To create a space where you can have meaningful conversations, we removed Q&A after the talk. The Q&A are always too rushed to get a wholesome answer.

Instead we put a 30 minute break after every 2 talks (which were a crisp 20 mins) and an hour long lunch.

Talking of lunch, you don’t need catering to feed a small of group, we just ordered lunch using one of the food delivery apps.

Next step, convince 8 people to come and give a talk. If I’m creating the perfect conference experience, I’d love to have a diverse set of speakers. I got in touch with a few friends for help.

We didn’t have international speakers* but we had a gender balanced lineup with a mix of first time speakers and experienced speakers.

*well, we kind of did. Pavithra was already in town from Australia.

I added speakers to the website and announced the conference on twitter a day before opening up sales to build up some hype. The next day, early bird tickets were sold out in 20 minutes! This was validation that there were others like me that really wanted a similar experience.

Because it was a really small event event, the tickets didn’t have to priced high. We didn’t even need to find sponsors! Hashnode offered to sponsor anyways and we were able to add some diversity tickets.

I was still feeling really under confident. This wasn’t as fancy as the other conferences people are used to. They will be disappointed and call me out for scamming them! The format was too different, people will be bored between talks, etc.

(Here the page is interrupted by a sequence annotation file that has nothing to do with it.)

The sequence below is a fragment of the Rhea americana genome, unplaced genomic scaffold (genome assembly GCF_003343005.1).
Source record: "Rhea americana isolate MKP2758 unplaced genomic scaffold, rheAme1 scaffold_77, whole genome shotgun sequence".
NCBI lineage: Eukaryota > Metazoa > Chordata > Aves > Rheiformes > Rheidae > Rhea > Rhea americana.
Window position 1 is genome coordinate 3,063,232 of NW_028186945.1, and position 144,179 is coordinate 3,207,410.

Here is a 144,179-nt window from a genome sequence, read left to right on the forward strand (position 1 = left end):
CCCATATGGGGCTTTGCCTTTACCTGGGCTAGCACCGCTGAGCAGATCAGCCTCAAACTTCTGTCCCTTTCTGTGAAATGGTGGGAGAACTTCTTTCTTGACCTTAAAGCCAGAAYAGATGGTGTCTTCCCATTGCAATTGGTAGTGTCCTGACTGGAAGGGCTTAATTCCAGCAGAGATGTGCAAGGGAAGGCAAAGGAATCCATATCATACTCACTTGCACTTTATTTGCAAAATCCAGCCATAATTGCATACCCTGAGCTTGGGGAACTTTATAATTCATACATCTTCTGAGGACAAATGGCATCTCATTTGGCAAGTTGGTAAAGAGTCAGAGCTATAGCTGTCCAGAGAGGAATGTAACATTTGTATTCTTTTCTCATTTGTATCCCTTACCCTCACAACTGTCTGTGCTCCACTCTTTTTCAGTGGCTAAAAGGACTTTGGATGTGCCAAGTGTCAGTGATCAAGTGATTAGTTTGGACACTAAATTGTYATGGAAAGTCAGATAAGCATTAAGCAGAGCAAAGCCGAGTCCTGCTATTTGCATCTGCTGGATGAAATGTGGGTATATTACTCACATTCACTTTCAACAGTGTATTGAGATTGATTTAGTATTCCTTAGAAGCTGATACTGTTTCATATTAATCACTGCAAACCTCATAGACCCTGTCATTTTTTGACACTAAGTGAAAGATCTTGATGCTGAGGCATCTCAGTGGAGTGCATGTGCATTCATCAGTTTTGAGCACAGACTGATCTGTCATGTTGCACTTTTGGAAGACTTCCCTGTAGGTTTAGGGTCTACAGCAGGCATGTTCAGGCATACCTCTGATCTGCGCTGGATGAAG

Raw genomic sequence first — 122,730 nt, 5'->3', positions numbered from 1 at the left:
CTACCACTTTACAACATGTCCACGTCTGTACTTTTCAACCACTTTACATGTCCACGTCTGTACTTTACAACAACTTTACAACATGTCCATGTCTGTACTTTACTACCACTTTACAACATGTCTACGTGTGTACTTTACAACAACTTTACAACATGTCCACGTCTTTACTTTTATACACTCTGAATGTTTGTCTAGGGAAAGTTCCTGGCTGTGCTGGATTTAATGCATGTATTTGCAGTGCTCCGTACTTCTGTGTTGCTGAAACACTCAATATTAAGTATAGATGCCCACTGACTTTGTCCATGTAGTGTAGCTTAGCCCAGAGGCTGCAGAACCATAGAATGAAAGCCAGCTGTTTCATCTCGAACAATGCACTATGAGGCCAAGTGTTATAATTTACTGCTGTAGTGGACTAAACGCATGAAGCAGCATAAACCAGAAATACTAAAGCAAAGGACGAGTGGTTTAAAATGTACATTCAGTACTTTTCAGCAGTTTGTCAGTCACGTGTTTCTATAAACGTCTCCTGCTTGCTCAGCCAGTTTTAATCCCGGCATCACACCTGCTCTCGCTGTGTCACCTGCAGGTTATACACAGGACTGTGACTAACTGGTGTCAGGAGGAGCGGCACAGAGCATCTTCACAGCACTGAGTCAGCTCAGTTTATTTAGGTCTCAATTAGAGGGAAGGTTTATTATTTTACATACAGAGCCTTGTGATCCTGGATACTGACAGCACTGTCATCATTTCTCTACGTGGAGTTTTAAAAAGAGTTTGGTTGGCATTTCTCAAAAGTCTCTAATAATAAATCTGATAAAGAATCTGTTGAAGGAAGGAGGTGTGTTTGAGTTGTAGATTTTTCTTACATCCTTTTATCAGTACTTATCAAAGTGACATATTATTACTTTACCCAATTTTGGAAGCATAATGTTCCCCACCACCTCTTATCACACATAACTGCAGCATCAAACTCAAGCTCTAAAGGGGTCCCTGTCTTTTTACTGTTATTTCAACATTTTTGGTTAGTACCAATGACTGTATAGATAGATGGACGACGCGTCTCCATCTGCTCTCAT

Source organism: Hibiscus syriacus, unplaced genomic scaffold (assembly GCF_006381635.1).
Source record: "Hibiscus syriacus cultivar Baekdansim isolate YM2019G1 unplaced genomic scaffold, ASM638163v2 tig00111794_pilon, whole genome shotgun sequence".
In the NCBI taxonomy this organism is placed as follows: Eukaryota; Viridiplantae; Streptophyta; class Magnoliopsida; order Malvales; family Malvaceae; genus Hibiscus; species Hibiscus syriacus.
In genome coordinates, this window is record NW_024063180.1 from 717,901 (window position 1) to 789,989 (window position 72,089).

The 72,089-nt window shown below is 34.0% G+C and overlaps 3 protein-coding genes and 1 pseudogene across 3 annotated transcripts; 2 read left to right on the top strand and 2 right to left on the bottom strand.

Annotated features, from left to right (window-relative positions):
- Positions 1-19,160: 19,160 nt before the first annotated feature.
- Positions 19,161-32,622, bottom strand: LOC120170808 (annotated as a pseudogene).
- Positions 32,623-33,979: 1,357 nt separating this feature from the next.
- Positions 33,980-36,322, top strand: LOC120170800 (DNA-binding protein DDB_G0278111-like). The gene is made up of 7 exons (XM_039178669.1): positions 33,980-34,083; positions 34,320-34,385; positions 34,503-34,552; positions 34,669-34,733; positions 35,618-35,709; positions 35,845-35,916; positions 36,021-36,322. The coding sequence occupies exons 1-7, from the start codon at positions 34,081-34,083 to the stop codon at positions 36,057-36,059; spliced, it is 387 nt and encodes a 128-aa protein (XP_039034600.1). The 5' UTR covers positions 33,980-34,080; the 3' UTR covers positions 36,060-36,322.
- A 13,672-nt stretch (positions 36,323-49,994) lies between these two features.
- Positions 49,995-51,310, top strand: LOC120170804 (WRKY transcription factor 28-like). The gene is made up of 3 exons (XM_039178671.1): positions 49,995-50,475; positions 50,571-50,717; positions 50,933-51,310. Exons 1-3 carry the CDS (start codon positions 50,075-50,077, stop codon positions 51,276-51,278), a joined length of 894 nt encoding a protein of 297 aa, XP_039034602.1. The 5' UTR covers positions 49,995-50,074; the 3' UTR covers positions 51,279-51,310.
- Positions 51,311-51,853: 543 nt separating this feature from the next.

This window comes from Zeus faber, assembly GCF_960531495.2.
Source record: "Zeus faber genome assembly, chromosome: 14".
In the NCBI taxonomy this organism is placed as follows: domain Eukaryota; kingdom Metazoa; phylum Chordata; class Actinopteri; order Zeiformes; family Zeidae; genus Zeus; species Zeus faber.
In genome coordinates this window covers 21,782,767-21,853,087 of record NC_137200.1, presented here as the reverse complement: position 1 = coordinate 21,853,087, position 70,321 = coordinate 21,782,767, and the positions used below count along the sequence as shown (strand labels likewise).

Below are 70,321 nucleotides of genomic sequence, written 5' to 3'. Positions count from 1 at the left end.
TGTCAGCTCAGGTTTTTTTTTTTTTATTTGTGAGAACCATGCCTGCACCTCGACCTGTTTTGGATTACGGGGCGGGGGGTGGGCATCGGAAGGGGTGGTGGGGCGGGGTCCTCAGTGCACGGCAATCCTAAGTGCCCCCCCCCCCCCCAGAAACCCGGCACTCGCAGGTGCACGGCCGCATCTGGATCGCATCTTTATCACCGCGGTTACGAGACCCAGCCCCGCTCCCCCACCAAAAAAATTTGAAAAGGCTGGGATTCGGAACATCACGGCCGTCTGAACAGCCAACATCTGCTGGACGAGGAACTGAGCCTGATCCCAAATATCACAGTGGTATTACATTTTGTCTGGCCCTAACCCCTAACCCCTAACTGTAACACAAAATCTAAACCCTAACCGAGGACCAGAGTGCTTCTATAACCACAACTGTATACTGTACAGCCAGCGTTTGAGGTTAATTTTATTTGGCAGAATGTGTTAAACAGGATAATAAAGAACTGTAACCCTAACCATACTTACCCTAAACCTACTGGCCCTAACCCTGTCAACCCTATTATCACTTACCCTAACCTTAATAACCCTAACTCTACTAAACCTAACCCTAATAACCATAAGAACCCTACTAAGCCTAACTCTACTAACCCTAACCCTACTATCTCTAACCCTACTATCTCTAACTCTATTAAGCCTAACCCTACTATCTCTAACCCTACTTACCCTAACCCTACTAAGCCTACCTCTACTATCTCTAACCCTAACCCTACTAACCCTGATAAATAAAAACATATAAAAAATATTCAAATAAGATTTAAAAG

But, It was too late to get cold feet now, people had already bought tickets!

I was surprised how well things turned out.

We had talks about State management, React Native, Animation, GraphQL and even a talk about stealing ideas from Vue.js 😋. There were plenty of things to talk about! The breaks didn’t feel long at all, everyone was excited and nerding out over the details, it was great.


We did’t have any conference swag, I brought a few stickers from my stickers side project and Nash (one of the speakers) brought t-shirts 🙌


The food was alright, we only had vegetarian because I forgot to ask for preferences in advance. 🤷


Overall, it felt like everyone had a good time.

I talked to a few folks for feedback and they weren’t too sad. Twitter confirmed this feeling.


What’s the lesson here?

In our heads, we sometimes create a picture that is so perfect that it seems unattainable. But if you push the fear aside for 5 minutes, you can break it down to see what are the parts that you really need and what parts exist to satisfy your fear.

I just came back from React Amsterdam which had over 1200 attendees! To throw an event that big and sell as many tickets, you do need international speakers and sponsors to fly them there and a really big venue. It’s a great conference, but that’s not the only way. There’s plenty of room for tinyconfs as well.

In my case, I didn’t need an auditorium or sponsors to host a good conference, I needed a date and a handful of excited people. Everything else is gravy. The hardest part is to start, after that, everything else falls into place.

Next time you feel you can’t, watch this video.

Hope that was helpful on your journey